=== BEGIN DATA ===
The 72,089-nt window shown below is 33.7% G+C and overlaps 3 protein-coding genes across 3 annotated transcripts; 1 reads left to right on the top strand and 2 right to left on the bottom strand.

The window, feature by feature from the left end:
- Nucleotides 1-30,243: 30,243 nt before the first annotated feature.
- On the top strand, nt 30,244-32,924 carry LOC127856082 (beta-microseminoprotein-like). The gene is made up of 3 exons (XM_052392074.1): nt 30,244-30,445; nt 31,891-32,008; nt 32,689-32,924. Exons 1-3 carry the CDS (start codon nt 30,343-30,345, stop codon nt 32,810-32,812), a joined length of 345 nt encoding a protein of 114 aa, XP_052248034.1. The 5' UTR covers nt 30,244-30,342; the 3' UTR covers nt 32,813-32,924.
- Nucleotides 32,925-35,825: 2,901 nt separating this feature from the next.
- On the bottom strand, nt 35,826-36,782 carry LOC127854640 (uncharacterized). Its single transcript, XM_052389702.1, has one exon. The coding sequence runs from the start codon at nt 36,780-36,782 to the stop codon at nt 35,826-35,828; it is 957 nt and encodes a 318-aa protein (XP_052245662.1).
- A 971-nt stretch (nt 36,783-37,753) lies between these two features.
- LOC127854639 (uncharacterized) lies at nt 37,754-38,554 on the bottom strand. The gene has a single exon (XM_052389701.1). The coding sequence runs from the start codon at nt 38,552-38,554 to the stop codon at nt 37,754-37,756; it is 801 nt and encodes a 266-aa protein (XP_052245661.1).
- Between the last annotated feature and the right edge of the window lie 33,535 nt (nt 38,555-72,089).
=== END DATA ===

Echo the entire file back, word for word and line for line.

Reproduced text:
The 72,089-nt window shown below is 33.7% G+C and overlaps 3 protein-coding genes across 3 annotated transcripts; 1 reads left to right on the top strand and 2 right to left on the bottom strand.

The window, feature by feature from the left end:
- Nucleotides 1-30,243: 30,243 nt before the first annotated feature.
- On the top strand, nt 30,244-32,924 carry LOC127856082 (beta-microseminoprotein-like). The gene is made up of 3 exons (XM_052392074.1): nt 30,244-30,445; nt 31,891-32,008; nt 32,689-32,924. Exons 1-3 carry the CDS (start codon nt 30,343-30,345, stop codon nt 32,810-32,812), a joined length of 345 nt encoding a protein of 114 aa, XP_052248034.1. The 5' UTR covers nt 30,244-30,342; the 3' UTR covers nt 32,813-32,924.
- Nucleotides 32,925-35,825: 2,901 nt separating this feature from the next.
- On the bottom strand, nt 35,826-36,782 carry LOC127854640 (uncharacterized). Its single transcript, XM_052389702.1, has one exon. The coding sequence runs from the start codon at nt 36,780-36,782 to the stop codon at nt 35,826-35,828; it is 957 nt and encodes a 318-aa protein (XP_052245662.1).
- A 971-nt stretch (nt 36,783-37,753) lies between these two features.
- LOC127854639 (uncharacterized) lies at nt 37,754-38,554 on the bottom strand. The gene has a single exon (XM_052389701.1). The coding sequence runs from the start codon at nt 38,552-38,554 to the stop codon at nt 37,754-37,756; it is 801 nt and encodes a 266-aa protein (XP_052245661.1).
- Between the last annotated feature and the right edge of the window lie 33,535 nt (nt 38,555-72,089).